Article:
Heard of BFI Player? Well, there’s also BFI Player+, a subscription service that offers an all-you-can-eat selection of hand-picked classics.
Every Friday, Mark Kermode highlights one of the collection’s titles with a video introduction. This week, it’s Land and Freedom, Ken Loach’s acclaimed 1995 film, which marks a rare departure from the director’s traditional British milieu, instead focusing on the Spanish Civil War. Kermode analyses how the director’s use of well-honed realist techniques results in a historical drama with a “rare vitality and naturalism”.
What else is available to stream? Every week, we bring you a round-up of the latest titles on BFI Player+:
The Battles of Coronel and Falkland Islands
The BFI’s restoration of Walter Summers’ silent film, which was made in 1927, depicts two significant battles in the First World War. The first, Coronel, took place on 1st November 1914 and saw the Germans sink two British ships: HMS Monmouth and HMS Good Hope. More than 1,500 souls perished, prompting a retaliatory strike six weeks later by British tactician Admiral Fisher who sent two large battle cruisers, Invincible and Inflexible, to the South Atlantic to restore British supremacy.
Filmed on battleships supplied by the Admiralty with no models or trick photography, Summers’ film is shot through with realism, excitement and – most of all – respect for both sides of the battle. It’s a rousing war movie and a tribute to all those who fought in the conflict of WWI. Read our full review.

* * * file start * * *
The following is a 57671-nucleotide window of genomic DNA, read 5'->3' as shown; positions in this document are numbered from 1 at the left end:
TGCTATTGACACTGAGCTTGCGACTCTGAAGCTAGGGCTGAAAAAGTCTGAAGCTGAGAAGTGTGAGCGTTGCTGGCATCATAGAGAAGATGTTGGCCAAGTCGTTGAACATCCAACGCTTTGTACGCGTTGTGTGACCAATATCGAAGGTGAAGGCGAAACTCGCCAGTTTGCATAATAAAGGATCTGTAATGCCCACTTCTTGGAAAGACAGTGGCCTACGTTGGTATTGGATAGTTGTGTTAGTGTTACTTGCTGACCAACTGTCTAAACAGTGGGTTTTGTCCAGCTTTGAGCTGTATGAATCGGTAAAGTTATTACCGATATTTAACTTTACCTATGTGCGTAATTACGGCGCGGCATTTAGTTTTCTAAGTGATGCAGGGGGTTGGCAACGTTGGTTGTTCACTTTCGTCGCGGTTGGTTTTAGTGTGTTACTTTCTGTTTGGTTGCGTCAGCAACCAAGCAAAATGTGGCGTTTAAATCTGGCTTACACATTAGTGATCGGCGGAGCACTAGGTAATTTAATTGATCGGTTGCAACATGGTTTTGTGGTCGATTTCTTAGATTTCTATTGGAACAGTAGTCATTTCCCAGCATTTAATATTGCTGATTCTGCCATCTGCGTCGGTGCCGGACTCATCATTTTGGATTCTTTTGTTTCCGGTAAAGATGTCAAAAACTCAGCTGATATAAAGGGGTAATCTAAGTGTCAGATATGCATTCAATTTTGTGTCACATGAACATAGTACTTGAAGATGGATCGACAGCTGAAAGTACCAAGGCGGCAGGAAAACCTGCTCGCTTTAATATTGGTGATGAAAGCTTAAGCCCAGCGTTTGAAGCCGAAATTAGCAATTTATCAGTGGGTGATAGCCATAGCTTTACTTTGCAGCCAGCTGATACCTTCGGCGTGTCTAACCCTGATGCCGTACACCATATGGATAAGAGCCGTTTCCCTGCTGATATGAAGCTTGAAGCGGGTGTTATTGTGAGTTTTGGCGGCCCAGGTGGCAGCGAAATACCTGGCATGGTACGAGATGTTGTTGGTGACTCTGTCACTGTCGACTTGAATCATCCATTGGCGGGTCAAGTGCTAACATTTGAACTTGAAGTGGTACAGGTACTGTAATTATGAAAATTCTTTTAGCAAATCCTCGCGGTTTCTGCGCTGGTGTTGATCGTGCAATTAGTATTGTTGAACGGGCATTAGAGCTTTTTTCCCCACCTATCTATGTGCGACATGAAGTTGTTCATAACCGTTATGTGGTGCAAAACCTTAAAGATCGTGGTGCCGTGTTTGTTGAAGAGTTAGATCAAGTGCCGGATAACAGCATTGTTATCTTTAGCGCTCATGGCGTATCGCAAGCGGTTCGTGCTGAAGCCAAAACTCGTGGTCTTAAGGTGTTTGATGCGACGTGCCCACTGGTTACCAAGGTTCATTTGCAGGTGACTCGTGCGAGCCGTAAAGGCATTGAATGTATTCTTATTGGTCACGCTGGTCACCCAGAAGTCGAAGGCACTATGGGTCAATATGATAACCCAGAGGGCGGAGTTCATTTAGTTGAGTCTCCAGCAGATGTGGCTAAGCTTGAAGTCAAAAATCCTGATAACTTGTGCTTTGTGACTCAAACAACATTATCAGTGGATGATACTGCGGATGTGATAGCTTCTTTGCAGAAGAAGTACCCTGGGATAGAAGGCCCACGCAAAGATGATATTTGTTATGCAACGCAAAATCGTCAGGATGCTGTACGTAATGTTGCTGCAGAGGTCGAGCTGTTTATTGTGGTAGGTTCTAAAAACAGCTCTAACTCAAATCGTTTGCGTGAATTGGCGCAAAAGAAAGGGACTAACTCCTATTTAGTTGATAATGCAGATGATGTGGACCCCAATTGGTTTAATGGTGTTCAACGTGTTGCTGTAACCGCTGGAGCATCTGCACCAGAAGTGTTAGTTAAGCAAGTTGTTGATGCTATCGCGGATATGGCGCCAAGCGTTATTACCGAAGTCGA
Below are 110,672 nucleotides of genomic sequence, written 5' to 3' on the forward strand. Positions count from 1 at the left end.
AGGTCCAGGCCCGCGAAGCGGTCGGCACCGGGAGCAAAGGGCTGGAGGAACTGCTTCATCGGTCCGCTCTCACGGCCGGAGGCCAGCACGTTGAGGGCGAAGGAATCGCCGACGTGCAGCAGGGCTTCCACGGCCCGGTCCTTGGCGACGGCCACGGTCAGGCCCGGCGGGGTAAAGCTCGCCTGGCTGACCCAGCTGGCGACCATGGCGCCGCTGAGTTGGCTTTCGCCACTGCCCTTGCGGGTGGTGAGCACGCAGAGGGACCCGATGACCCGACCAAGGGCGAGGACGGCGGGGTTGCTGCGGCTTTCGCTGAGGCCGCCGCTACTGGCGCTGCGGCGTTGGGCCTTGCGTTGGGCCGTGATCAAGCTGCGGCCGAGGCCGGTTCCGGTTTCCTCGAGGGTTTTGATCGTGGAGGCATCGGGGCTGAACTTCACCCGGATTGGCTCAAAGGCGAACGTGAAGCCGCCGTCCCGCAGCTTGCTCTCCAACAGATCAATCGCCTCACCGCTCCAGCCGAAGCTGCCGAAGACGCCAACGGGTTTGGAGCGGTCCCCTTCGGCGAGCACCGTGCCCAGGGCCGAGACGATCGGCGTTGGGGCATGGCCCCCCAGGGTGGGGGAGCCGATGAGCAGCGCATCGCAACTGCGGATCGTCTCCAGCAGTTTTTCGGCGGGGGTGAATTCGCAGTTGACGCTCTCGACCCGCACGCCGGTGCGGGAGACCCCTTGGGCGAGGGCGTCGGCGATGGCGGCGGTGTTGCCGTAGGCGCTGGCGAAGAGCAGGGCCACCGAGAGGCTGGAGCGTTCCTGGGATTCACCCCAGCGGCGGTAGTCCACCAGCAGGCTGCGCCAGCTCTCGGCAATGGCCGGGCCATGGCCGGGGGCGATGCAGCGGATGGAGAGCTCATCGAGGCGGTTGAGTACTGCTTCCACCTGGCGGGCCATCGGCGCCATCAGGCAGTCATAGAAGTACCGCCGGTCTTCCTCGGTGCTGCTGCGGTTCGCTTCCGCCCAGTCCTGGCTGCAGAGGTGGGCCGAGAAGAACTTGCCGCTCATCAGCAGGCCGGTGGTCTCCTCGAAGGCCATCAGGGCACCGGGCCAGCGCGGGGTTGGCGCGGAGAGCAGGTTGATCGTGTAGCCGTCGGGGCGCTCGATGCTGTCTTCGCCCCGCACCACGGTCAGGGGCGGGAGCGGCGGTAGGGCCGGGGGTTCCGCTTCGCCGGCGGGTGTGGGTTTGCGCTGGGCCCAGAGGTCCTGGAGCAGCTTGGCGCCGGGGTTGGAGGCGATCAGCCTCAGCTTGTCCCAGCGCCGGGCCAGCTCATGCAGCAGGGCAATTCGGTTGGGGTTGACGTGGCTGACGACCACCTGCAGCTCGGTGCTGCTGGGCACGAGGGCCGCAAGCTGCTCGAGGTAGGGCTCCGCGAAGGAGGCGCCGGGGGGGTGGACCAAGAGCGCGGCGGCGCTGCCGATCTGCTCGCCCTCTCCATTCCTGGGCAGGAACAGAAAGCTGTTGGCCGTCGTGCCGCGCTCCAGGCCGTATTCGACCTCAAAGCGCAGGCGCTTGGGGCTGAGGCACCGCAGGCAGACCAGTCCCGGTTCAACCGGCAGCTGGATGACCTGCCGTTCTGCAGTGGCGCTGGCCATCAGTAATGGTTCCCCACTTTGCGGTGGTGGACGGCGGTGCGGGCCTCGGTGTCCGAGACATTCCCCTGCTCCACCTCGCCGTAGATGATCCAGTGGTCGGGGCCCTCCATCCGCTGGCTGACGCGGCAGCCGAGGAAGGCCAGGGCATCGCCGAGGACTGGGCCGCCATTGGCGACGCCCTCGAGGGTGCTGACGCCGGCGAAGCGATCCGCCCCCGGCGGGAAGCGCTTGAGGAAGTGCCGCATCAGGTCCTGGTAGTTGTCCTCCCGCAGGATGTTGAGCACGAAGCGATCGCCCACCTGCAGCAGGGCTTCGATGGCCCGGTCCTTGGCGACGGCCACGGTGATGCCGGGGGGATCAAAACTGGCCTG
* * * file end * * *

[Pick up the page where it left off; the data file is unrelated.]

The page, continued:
Saul Dibb’s sharp urban drama stars Ashley Walters as Ricky, who is released from prison and finds himself drawn back into his old ways, while trying protect his brother from the advances of a local gang.
Distant Voices Still Lives
Terence Davies’ 1988 debut goes back to his working-class autobiographical roots by chronicling a family’s life in Liverpool in the 1940s.
Anthony Asquith’s Underground tells the story of the lives and loves of four young working people in 1920s London. Parallels with life in the metropolis today are poignant, as we see the locations of the Underground, the pubs and shops in which the drama unfolds.
Road to Saint Tropez
Udo Kier stars in this “anti-travelogue” from director Mike Sarne, which follows a woman who has a brief affair while journeying along the South of France.
No Regrets for Our Youth
Kurosawa’s first post-war film stars Ozu regular Setsuko Hara as Yukie, the daughter of a professor, who takes a soul-searching trip through rural Japan, a voyage that leads her to joining the fight against the state of wartime Japan.
In Which We Serve
Noel Coward and David Lean team up for this patriotic war film, with Coward producing, writing, scoring and starring. The movie follows the British destroyer, the HMS Torrin, which sinks in the Battle of Crete. Coward plays Captain Kinross, who survives and encourages the families of the dead (and the wartime audience) to find inspiration in the sacrifice of his men. The film was a hit when released in 1942. Watch out for Richard Attenborough in his first screen role.
A BFI Player+ subscription costs £4.99 a month with a 30-day free trial. For more information, visit http://player.bfi.org.uk.